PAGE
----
Insurance and Payment Considerations

Taking the time to review your health insurance policy before making an appointment may end up saving you a lot of money. Many insurance companies cover a wide range of providers, but in different tiers, with lower copays and better coverage for first-tier providers. This doesn't mean that you can't see a second tier or out-of-network provider, but the cost of doing so will likely be higher.

Many of the more "open-minded" healthcare providers when it comes to thyroid disease operate on a self-pay only basis. If you can afford it, just a few visits with a truly knowledgeable thyroid doctor could mean returning to wellness sooner than you might under the care of another healthcare provider. That said, if you are being treated and feel that the treatment is successfully controlling your symptoms, sticking with your insurance coverage is probably a wise financial decision.

Changing Healthcare Providers

Since the treatment for many thyroid conditions is ongoing, you need a healthcare provider you can trust and talk with. Even if your answer is "yes" to all of the questions above, you may still feel that your healthcare provider doesn't fit your needs. Different people appreciate healthcare providers with different personalities, and it's OK to find a healthcare provider who meshes with yours.

Keep in mind that you are a client and have the right to choose the type of service you want. Above all, remember that you are never "stuck" with a healthcare provider. If you are unhappy with the healthcare provider helping you manage your thyroid disease, you have every right to get a second opinion—or switch altogether.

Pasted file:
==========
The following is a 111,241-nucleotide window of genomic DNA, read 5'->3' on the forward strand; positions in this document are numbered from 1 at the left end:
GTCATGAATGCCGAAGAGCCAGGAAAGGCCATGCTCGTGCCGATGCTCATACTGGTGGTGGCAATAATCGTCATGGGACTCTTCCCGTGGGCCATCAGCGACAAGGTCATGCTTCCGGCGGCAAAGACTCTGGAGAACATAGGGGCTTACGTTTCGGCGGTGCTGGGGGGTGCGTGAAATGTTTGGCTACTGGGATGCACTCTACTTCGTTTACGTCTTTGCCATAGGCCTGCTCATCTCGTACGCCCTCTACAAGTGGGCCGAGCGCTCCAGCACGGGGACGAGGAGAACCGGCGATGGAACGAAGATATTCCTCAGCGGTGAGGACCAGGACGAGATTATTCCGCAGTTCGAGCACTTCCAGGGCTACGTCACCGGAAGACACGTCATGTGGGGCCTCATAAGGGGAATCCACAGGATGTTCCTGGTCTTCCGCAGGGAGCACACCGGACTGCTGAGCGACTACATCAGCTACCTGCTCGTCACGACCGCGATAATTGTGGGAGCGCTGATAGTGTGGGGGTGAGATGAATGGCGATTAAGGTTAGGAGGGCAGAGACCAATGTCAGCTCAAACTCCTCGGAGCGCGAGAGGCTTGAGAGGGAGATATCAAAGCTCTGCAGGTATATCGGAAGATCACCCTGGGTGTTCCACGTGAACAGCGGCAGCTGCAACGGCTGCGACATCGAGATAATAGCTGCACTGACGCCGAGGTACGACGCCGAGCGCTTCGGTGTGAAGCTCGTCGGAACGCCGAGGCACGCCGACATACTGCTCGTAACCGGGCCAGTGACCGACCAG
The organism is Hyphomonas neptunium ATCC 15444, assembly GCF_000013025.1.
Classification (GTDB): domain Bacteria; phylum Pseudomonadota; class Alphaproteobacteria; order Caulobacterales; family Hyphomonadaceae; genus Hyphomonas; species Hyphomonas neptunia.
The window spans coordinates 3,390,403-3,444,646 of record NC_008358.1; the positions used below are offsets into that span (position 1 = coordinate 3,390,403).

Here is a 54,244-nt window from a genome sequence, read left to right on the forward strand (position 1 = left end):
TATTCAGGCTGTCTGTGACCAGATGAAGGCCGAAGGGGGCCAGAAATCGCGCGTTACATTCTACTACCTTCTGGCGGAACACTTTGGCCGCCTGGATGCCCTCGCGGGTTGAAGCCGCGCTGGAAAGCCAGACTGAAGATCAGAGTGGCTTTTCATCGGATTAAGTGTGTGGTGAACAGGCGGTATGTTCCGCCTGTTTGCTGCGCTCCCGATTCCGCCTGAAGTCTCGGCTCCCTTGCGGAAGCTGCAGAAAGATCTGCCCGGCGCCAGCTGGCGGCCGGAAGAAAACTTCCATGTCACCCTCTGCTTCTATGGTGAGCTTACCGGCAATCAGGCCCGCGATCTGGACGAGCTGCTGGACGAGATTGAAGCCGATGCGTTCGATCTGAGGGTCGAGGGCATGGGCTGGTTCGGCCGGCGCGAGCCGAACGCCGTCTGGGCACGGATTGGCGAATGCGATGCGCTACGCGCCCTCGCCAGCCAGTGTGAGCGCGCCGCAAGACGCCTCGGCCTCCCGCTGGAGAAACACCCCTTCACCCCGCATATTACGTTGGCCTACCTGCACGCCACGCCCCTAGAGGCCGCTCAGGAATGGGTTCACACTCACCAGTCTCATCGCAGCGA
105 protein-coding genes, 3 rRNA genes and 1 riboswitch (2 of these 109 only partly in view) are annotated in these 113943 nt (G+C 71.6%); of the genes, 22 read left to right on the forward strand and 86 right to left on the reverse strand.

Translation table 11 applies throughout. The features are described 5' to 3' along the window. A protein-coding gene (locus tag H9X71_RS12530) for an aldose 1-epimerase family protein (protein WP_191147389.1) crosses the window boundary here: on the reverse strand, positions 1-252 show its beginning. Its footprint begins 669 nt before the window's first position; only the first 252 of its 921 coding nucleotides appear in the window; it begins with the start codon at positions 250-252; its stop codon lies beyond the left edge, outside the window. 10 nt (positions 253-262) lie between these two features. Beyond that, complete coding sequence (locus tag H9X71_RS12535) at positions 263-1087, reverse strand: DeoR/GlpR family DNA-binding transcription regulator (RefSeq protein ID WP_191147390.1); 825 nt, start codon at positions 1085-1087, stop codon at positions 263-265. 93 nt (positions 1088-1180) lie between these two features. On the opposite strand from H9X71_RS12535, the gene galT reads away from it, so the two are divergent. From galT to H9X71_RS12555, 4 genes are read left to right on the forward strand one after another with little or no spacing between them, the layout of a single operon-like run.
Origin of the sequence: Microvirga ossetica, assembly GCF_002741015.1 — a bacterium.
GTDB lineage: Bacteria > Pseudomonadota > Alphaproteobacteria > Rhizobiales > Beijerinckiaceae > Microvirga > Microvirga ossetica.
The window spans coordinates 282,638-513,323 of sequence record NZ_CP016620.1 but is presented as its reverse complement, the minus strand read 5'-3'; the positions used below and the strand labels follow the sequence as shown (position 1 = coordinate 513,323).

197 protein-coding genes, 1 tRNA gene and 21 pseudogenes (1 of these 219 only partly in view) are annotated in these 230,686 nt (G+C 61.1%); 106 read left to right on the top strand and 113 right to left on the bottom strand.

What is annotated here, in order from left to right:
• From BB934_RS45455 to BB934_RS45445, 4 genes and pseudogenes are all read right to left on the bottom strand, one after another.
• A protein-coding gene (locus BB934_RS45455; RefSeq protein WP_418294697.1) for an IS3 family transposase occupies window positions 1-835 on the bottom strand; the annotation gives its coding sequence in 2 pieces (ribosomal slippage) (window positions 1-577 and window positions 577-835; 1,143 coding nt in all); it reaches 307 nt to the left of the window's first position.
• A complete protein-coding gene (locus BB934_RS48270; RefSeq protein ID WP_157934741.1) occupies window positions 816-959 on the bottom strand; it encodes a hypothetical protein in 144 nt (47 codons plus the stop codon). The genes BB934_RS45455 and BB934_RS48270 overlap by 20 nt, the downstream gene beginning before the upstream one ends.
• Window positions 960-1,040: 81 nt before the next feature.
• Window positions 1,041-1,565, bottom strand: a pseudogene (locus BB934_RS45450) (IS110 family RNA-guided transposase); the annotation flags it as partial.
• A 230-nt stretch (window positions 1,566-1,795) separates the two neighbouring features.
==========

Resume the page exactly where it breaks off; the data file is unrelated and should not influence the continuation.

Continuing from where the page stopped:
A Word From Verywell

With a chronic condition like thyroid disease, your relationship with your healthcare provider is crucial for the optimization of your thyroid management. Once you have established care with a thyroid doctor, continue asking questions about your condition and following up with your healthcare provider as advised.

A true partnership with your thyroid doctor takes time to build but is worth it. There is no such thing as a perfect healthcare provider, but by taking the time to figure out what is most important to you in a patient-doctor relationship, you're more likely to find the healthcare provider you want and need.

1 Source
Verywell Health uses only high-quality sources, including peer-reviewed studies, to support the facts within our articles. Read our editorial process to learn more about how we fact-check and keep our content accurate, reliable, and trustworthy.
  1. Keutgen XM, Sadowski SM, Kebebew E. Management of anaplastic thyroid cancer. Gland Surg. 2015;4(1):44-51. doi:10.3978/j.issn.2227-684X.2014.12.02

Additional Reading

By Mary Shomon
Mary Shomon is a writer and hormonal health and thyroid advocate. She is the author of "The Thyroid Diet Revolution."